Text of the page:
Guide to Needs Assessment and Evaluation of Decentralized Wastewater Treatment Alternatives



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A Massachusetts Guide to Needs Assessment and Evaluation of Decentralized Wastewater Treatment Alternatives


Prepared for the
ad hoc Task Force for Decentralized Wastewater Management


by
Andrea L. Arenovski, Ph.D.

Marine Studies Consortium

400 Heath Street

Chestnut Hill, MA 02167-2332


and
Frank C. Shephard

Waquoit Bay National Estuarine Research Reserve

Massachusetts Department of Environmental Management

Division of Forests and Parks - Region 1

P.O. Box 3092

Waqoit, MA 02536


April, 1996


A Massachusetts Guide to Needs Assessment and Evaluation of Decentralized Wastewater Treatment Alternatives

Prepared for the
ad hoc Task Force for Decentralized Wastewater Management
by
Andrea L. Arenovski, Ph.D.

Marine Studies Consortium

400 Heath Street

Chestnut Hill, MA 02167-2332


and
Frank C. Shephard

Waquoit Bay National Estuarine Research Reserve

Massachusetts Department of Environmental Management

Division of Forests and Parks - Region 1

P.O. Box 3092

Waquoit, MA 02536



April, 1996
© 1996 Marine Studies Consortium & Waquoit Bay National Estuarine Research Reserve

ad hoc Task Force For Decentralized Wastewater Management
The ad hoc Task Force for Decentralized Wastewater Management is a group of non-governmental organizations, municipalities, regional planning agencies, state and federal government representatives, academics and engineers working together to help municipalities achieve real cost and performance benefits from wastewater technologies through education and implementation of basic wastewater planning and management programs.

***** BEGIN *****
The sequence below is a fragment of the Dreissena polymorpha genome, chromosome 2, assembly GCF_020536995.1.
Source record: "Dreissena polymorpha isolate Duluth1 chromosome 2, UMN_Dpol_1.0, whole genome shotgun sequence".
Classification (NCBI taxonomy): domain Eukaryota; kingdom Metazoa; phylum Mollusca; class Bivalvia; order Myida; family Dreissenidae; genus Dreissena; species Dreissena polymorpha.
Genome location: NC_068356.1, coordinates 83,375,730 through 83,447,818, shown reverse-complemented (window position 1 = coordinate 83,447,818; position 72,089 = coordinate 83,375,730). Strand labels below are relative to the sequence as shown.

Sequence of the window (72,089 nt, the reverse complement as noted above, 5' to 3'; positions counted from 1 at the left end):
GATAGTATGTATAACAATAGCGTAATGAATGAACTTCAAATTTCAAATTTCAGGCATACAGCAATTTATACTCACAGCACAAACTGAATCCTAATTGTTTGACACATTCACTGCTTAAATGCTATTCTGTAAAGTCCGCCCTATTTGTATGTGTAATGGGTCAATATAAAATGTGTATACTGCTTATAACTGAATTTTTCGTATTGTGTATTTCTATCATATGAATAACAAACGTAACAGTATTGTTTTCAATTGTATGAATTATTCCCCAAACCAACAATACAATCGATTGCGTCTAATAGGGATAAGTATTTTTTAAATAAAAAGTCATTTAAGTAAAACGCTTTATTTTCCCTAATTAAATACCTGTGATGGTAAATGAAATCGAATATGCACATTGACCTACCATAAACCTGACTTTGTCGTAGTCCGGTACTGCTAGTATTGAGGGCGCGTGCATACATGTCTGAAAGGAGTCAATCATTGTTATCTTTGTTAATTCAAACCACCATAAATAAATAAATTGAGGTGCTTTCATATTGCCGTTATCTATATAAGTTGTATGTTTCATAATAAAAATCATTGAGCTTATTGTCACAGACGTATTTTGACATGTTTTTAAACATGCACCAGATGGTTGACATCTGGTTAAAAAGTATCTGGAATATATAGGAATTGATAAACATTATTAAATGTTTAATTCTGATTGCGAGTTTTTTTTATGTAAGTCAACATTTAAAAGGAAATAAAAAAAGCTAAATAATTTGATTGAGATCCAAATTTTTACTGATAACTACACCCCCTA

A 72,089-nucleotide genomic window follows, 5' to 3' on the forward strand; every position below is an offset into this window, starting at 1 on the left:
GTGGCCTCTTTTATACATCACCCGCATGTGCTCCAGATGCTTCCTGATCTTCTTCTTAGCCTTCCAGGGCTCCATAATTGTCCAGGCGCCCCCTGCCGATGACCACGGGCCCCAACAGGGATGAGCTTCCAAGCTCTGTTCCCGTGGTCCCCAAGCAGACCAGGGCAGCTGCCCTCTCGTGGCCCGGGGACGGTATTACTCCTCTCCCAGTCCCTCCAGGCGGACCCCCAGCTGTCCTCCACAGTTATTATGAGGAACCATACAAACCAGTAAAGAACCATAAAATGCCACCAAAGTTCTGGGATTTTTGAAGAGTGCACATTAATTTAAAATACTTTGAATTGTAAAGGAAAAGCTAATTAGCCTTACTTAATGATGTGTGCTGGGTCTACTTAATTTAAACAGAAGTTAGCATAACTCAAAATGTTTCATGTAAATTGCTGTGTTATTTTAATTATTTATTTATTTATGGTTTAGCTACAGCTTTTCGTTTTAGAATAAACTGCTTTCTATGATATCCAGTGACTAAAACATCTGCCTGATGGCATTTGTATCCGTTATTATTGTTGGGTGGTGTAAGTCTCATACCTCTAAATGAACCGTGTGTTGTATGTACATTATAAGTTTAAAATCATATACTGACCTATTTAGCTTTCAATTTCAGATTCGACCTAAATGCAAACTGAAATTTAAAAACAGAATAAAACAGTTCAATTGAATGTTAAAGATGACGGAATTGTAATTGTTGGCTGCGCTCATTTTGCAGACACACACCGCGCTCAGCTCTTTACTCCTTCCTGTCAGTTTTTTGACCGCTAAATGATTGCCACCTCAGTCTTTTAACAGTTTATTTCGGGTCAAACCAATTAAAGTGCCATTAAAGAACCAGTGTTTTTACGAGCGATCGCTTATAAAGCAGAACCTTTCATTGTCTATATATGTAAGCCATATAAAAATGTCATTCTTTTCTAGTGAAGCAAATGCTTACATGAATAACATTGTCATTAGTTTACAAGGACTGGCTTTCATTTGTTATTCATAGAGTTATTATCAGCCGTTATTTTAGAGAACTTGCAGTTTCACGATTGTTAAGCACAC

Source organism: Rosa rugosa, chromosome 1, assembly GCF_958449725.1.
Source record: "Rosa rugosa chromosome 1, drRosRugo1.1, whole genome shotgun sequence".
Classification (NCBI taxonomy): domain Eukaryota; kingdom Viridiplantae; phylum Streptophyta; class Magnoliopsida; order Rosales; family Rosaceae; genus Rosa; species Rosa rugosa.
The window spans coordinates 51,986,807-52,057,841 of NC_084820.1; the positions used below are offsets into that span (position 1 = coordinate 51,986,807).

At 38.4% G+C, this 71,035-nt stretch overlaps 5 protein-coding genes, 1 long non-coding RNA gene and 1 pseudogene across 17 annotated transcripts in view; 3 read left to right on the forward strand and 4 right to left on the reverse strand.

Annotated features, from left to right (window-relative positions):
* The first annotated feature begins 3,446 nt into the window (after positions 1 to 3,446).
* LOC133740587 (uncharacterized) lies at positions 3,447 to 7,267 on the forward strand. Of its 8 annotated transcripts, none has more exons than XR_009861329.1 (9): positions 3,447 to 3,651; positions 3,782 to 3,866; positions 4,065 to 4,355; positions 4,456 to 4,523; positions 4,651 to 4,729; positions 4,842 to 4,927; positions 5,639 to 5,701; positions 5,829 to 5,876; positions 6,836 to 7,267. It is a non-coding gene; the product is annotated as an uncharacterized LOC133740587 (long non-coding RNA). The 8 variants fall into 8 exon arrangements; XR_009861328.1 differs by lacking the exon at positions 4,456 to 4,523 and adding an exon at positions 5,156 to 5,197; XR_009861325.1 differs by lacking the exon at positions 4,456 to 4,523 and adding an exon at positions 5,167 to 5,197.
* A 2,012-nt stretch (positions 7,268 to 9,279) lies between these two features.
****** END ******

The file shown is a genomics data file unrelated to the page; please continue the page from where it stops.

ad hoc Task Force for Decentralized Wastewater Management Steering Committee members:
Town of Barnstable. MA Massachusetts Department of Environmental

Cape Cod Commission Protection

City of Gloucester, MA University of Rhode Island On-Site Wastewater

Coalition for Alternative Training Program

Wastewater Treatment U.S. Environmental Protection Agency - Region 1

Marine Studies Consortium Waquoit Bay National Estuarine Research Reserve


Massachusetts Bays Program




ACKNOWLEDGMENTS

Many people from a variety of organizations contributed their time and knowledge to the production of this document. Special thanks go to the members of the ad hoc Task Force for Decentralized Wastewater Management, who gave so generously of their time to provide information and review various drafts.


Support for the preparation of this document was provided by the Island Foundation, Massachusetts Bays Program, the Switzer Foundation, and the United States Environmental Protection Agency’s Environmental Technologies Initiative Program.
Any errors of fact and interpretation are those of the authors; and in any event, the opinions expressed do not necessarily reflect the official position of any supporting agency.

TABLE OF CONTENTS


Massachusetts Bays Program iii

ACKNOWLEDGMENTS iii

EXECUTIVE SUMMARY i

Background i

A Summary of Decentralized Wastewater Planning iii

Chapter 1. INTRODUCTION 1

1.1 Some History of Water 1

Pollution Control 1



1.2 Purpose and Scope of this 4

Document 4



1.3 Comprehensive Wastewater 6

Management Planning 6

1.3.1 The Goal 6

1.3.2 Who Should Be Involved 6



1.3.2.1 Municipal Involvement 8

1.3.2.2 Public Involvement 8

1.3.2.3 Regulatory Involvement 9

1.3.2.4 Professional Involvement 9

1.3.3 Overview of the Planning Process 10



1.3.3.1 Development of a Plan of Study 10

1.3.3.2 Assessment of Wastewater Needs 14

1.3.3.3 Development and Screening of 16

Area Wastewater Treatment and 16

Disposal Options 16

1.3.3.4 Detailed Evaluation of Options 17

and Development of an Area-wide 17

Plan 17

Chapter 2. GUIDE TO NEEDS ASSESSMENT 19

2.1 Developing a Community 20

Profile 20

2.1.1 Natural Conditions and 21

Environmentally Sensitive Areas 21



2.1.1.1 Physical Geology 21

2.1.1.2 Groundwater Hydrology 23

2.1.1.3 Freshwater Bodies and Associated 25

Watershed Areas 25